U.S. President Donald Trump’s administration is expected to stop refueling Saudi Arabian warplanes bombing Iran-allied Shiite Houthi terrorists in Yemen, the Pentagon and Sunni kingdom declared this weekend.
The move to stop refueling came at the behest of America’s key ally in the Middle East Saudi Arabia, U.S. Secretary of Defense Jim Mattis confirmed in a statement on Friday, adding:
We support the decision by the Kingdom of Saudi Arabia, after consultations with the U.S. Government, to use the Coalition’s own military capabilities to conduct in-flight refueling in support of its operations in Yemen…The U.S. and the [Saudi-led] Coalition are planning to collaborate on building up legitimate Yemeni forces to defend the Yemeni people, secure their country’s borders, and contribute to counter Al Qaeda and ISIS [Islamic State] efforts in Yemen and the region.
Citing anonymous U.S. officials, the Associated Press (AP) reported that the refueling decision would not stop American training and military assistance.
U.S. troops will continue “limited intelligence support in defense of Saudi Arabia,” an unnamed defense official told NBC News.
The Trump administration made the refueling decision, first reported by the Washington Post (WaPo) on Friday, amid escalating criticism from U.S. lawmakers of Saudi Arabia’s role in the Yemen war, particularly the kingdom’s alleged contributions to the death of civilians and ongoing humanitarian crisis.
“A Senate staffer said the decision is a means to pre-empt a potentially damaging debate and vote in Congress. The political climate on the Hill has turned hostile to Saudi Arabia over the killing of Washington Post columnist Jamal Khashoggi and the war in Yemen, the staffer said, adding that some Republican lawmakers who opposed suspending refueling now favor the move,” NBC News pointed out.
In a rare show of bipartisanship, lawmakers from both parties have demanded that the U.S. stop weapons sales to Saudi Arabia and halt the refueling of warplanes flown by the coalition led by the Sunni kingdom, which watchdog groups have accused of killing thousands of unarmed civilians, the Post noted.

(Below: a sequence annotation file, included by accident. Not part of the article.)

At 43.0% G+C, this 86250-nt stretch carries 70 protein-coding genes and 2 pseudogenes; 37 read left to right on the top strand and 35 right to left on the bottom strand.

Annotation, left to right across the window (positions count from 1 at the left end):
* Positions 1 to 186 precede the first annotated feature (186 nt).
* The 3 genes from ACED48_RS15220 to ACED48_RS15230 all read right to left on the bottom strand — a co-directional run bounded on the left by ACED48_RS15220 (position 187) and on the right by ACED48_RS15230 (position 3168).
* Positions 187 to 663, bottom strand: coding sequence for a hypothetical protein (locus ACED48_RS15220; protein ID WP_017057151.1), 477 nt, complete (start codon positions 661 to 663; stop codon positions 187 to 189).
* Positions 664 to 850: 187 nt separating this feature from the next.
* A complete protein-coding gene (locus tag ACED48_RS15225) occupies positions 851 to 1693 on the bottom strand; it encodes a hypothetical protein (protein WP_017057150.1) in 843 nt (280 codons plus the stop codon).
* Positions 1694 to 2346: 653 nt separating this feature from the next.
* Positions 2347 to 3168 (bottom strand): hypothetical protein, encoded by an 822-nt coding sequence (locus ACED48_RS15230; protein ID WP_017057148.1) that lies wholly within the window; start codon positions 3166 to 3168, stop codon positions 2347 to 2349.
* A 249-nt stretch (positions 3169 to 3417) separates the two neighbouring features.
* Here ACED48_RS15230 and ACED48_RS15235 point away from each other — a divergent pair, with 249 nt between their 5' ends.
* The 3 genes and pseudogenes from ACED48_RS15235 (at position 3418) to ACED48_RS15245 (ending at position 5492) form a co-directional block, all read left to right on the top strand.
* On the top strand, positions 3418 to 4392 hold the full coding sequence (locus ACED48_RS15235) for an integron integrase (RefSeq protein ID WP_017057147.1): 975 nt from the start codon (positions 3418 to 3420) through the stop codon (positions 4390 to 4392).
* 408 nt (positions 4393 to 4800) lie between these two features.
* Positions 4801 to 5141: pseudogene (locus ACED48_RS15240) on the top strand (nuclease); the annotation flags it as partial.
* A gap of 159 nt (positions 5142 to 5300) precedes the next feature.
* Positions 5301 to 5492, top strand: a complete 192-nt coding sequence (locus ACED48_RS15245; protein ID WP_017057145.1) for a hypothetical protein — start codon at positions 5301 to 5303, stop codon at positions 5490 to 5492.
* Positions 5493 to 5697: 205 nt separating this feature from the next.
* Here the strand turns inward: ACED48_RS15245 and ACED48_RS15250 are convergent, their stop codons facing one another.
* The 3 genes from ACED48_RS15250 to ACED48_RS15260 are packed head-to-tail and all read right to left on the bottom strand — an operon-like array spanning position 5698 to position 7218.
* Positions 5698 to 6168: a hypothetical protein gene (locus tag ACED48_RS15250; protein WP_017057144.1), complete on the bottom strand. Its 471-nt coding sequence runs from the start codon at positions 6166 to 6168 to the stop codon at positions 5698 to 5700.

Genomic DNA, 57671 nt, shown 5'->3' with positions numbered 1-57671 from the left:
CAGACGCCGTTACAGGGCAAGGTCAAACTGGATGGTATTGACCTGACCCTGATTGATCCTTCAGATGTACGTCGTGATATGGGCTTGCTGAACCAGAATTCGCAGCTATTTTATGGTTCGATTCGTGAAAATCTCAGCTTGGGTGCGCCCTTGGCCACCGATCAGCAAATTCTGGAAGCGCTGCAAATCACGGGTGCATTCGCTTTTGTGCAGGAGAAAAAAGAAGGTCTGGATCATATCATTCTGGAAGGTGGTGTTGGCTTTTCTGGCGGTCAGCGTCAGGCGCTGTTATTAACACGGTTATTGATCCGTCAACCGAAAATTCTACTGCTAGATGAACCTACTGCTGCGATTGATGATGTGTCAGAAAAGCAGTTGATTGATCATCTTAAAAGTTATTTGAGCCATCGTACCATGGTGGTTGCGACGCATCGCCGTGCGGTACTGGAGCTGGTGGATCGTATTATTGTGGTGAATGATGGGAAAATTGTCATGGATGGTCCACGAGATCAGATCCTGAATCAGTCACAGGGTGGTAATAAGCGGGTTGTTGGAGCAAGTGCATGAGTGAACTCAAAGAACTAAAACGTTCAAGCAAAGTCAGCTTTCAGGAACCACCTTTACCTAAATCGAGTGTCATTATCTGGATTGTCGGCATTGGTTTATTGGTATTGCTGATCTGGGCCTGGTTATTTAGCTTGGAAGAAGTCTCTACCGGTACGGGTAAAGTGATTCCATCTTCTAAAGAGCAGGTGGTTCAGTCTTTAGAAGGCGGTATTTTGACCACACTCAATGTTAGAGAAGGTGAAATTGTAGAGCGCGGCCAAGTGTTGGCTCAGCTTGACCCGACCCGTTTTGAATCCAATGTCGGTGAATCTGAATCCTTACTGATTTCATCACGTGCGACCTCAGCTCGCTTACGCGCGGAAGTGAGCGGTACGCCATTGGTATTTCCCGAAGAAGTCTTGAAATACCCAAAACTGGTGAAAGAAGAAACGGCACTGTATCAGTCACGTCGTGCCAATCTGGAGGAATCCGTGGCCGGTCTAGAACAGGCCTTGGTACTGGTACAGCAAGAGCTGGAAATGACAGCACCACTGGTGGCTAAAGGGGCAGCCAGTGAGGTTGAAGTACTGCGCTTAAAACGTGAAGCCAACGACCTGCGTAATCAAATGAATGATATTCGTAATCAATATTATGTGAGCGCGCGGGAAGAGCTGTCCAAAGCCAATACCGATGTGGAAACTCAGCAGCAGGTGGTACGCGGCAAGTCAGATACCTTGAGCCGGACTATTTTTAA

Sens. Todd C. Young (R-IN) and Jeanne Shaheen (D-NH) renewed their calls for a suspension of U.S. refueling in the Yemen war, saying in a statement issued Friday, “We must send an unambiguous, immediate, and tangible message that we expect Riyadh to engage in good faith and urgent negotiations to end the civil war Riyadh must also understand that we will not tolerate the continued indiscriminate airstrikes against civilians and civilian infrastructure that have helped put 14 million Yemenis on the verge of starvation.”
Although anti-Yemen war lawmaker Sen. Bernie Sanders (I-VT) welcomed the decision to end the refueling of Saudi coalition aircraft, Foreign Policy (FP) acknowledged that the move would not satisfy all critics of the conflict
Secretary Mattis noted in his statement Friday:
The U.S. will also continue working with the Coalition and Yemen to minimize civilian casualties and expand urgent humanitarian efforts throughout the country. Recognizing continued bipartisan interest from Congress, the Administration is appreciative of the continued dialogue we have had with key members on this issue and look forward to working together to support the United Nations’ ongoing efforts on this new phase in Yemen.
Soon after WaPo reported the refueling decision, the Saudi and American governments confirmed the move.
“The Kingdom and the Coalition has increased its capability to independently conduct in-flight refueling in Yemen. As a result, in consultation with the United States, the Coalition has requested cessation of in-flight refueling support for its operations in Yemen,” Saudi Arabia said in a statement published by the state-run Saudi Press Agency (SPA) on Saturday.
It remains unclear what impact the move to stop refueling Saudi coalition aircraft will have on the overall war in Yemen, AP conceded, noting:
It wasn’t immediately clear what impact the U.S. withdrawal from air refueling operations would have. American officials earlier said Saudi forces now handled some 80 percent of their refueling operations, which crucially allow aircraft to fly longer sorties over possible targets and can ease the pressure for quick strikes.
Yet even with that refueling support, Saudi Arabia has faced widespread international criticism over its campaign of airstrikes in the coalition’s war in Yemen, targeting Shiite rebels known as Houthis who hold the capital, Sanaa. Saudi strikes have hit public markets, hospitals, and other nonmilitary targets, killing scores of civilians.
Mattis and the U.S. State Department noted that the Trump administration is still pursuing peace in Yemen.
Both Mattis and Secretary of State Mike Pompeo have called for an end to the war in Yemen.
In March 2015, a U.S.-backed Saudi Arabia Sunni coalition launched the ongoing offensive against the Iran-allied Houthis to restore the internationally-recognized government of Yemeni President Abd Rabbuh Mansour Hadi back to power.